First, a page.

As of tomorrow, you will no longer need to buy an Internet Protocol phone to make and receive IP calls.
As of tomorrow, you will no longer need to buy an Internet Protocol phone to make and receive IP calls. Cisco Systems is rolling out a $210 box that links a broadband modem with a plain old phone. And other companies are right behind.
Cisco on Tuesday plans to introduce its analog telephone adapter, the ATA 186. The device, about the size of a caller-ID box, will let service providers sell lucrative add-on services such as Internet voice-mail and unified messaging to residential broadband customers.
Steam is building behind the residential and small-office markets for voice-over-broadband. Research First Consulting estimates that small-business voice-over-DSL will boom to $7.2 billion in 2005, from $169 million this year.
Like technology sold by Net2Phone, Ciscos ATA 186 works with cable, DSL and fixed wireless modems. Domestically, the product likely will target residential and small-office customers looking to add lines on the cheap. In developing markets, the product may provide primary phone service.
Though it enables services with plenty of gee-whiz for the consumer, Steve Toteda, manager of product marketing at Cisco, said carriers looking to wring value from their networks, like Global Crossing and Level 3 Communications, are likely to add the new capability to the menu offered to service providers.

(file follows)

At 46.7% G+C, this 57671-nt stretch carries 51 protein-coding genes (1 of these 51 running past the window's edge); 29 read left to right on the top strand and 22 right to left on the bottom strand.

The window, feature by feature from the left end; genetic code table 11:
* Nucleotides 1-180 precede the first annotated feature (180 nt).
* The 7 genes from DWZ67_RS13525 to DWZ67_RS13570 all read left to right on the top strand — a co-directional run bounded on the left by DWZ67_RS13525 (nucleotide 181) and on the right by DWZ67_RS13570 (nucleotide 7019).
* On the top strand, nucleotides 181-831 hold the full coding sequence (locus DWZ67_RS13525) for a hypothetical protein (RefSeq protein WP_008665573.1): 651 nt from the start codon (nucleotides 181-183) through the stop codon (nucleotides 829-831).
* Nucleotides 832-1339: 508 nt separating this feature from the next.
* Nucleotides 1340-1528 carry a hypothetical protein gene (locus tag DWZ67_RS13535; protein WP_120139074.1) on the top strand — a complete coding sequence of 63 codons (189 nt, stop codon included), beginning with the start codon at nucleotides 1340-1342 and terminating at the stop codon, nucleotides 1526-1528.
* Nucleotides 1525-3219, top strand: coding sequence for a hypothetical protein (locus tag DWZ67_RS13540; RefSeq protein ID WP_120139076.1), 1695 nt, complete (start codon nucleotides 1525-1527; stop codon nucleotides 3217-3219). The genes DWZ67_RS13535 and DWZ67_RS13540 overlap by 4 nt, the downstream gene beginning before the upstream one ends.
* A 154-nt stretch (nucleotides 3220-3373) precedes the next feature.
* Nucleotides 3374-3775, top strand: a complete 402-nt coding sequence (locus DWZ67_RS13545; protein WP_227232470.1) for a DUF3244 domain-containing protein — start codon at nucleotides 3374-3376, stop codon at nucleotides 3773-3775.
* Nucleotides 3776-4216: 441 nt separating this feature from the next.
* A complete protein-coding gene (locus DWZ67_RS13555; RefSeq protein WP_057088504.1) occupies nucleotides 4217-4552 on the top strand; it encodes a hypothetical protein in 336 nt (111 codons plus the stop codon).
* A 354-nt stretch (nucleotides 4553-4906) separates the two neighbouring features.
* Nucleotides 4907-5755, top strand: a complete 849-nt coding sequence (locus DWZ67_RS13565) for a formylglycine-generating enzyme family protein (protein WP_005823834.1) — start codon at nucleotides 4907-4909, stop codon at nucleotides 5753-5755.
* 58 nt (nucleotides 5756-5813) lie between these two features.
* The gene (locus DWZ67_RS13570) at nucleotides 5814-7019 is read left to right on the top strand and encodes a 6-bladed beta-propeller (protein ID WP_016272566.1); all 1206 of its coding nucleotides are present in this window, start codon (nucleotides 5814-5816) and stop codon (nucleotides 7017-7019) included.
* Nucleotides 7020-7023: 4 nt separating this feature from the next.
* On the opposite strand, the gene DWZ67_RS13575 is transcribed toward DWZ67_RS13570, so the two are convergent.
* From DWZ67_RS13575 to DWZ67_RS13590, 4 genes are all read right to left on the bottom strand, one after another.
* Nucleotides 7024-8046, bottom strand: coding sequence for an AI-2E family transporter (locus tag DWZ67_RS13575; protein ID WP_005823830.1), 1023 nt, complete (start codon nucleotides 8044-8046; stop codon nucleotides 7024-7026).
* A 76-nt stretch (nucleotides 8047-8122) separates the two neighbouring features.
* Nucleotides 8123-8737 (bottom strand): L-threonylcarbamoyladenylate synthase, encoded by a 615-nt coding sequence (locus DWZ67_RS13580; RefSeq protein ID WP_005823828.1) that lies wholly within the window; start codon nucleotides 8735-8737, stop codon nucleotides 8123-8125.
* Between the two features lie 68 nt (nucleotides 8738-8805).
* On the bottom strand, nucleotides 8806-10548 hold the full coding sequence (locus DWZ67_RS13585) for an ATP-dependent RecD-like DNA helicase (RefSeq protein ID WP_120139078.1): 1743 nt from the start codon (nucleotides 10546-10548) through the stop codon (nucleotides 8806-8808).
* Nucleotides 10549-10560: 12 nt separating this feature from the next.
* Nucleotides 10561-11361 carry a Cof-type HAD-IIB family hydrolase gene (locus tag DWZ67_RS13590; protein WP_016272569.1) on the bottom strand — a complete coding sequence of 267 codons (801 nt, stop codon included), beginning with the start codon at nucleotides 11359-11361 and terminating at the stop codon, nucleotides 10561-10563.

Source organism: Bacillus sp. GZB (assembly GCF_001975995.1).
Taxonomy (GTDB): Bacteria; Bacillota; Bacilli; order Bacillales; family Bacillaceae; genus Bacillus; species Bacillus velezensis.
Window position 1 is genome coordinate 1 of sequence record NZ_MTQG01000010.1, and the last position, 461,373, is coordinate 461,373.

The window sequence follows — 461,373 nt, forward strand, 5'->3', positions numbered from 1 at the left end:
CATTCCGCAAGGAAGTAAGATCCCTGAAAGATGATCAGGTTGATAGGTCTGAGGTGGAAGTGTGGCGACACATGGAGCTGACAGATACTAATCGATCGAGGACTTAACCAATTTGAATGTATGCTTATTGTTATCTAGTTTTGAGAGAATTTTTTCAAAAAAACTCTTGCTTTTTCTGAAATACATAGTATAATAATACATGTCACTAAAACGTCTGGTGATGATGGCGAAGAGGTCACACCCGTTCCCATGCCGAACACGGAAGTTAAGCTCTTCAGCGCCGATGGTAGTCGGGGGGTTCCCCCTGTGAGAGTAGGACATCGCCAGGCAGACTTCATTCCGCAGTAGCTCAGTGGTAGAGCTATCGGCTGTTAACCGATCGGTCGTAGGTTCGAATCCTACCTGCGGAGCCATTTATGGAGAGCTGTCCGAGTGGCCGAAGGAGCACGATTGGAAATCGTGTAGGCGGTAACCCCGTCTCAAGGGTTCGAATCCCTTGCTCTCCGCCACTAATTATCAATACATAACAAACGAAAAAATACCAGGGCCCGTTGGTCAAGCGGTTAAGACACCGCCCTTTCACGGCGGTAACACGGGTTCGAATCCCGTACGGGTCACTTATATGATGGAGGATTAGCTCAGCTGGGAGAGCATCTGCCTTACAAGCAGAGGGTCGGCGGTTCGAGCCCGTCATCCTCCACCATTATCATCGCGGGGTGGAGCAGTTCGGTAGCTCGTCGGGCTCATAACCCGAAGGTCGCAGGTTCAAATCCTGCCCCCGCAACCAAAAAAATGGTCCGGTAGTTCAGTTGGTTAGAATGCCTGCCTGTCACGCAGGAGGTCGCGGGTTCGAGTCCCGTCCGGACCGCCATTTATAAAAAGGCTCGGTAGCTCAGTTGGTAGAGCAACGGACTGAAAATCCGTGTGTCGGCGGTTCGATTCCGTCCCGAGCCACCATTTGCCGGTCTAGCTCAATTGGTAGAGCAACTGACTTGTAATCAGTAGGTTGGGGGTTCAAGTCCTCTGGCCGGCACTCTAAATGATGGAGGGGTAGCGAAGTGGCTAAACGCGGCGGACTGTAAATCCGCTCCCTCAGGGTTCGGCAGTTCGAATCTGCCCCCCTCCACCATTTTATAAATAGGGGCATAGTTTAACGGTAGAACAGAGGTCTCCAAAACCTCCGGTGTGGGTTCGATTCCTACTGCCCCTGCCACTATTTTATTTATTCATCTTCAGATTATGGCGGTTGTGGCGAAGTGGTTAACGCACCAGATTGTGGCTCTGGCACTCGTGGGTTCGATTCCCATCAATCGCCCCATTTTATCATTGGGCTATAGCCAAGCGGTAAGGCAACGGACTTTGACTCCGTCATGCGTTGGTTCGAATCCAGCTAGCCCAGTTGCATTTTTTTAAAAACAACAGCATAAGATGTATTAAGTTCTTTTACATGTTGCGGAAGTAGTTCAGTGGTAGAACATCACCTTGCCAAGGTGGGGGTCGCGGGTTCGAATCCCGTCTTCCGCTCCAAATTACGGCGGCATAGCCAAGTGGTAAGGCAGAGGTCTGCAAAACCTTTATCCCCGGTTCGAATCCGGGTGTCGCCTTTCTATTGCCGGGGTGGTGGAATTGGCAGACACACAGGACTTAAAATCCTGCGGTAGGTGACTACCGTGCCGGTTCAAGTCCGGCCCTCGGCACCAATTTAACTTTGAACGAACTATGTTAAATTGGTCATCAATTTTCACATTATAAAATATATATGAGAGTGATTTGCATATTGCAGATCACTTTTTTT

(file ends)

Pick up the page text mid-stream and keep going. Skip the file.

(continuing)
Voicenet, a Philadelphia service provider partnered with Verizon Communications, has already deployed ATA 186. "Voicenet partners with Verizon, leveraging its access points and deploying the service from its own virtual central office," Toteda said. "This is the marriage of physical connectivity and the benefits of IP."
Net2Phone, which counts about 3 million users worldwide, has been slowly rolling out residential and small-business second-line service over broadband connections. Net2Phone technology, embedded in cable or DSL modems, splits the broadband line into four or eight IP connections, and recently added a voice port so customers can make calls.
"But what has been missing is inbound service," said Sarah Hofstetter, vice president of corporate communications at Net2Phone. Over the next month, Net2Phone expects to roll out an upgrade that allows users to receive calls. Under the banner, "Coming soon," the companys Web site features a box it says will enable customers to use their regular phones for calls.
Jetstream Communications, a San Jose developer of bundled voice and data delivery systems, is expected to announce a partnership with a major consumer electronics manufacturer and the launch of a residential and home-office voice-over-IP solution on June 4.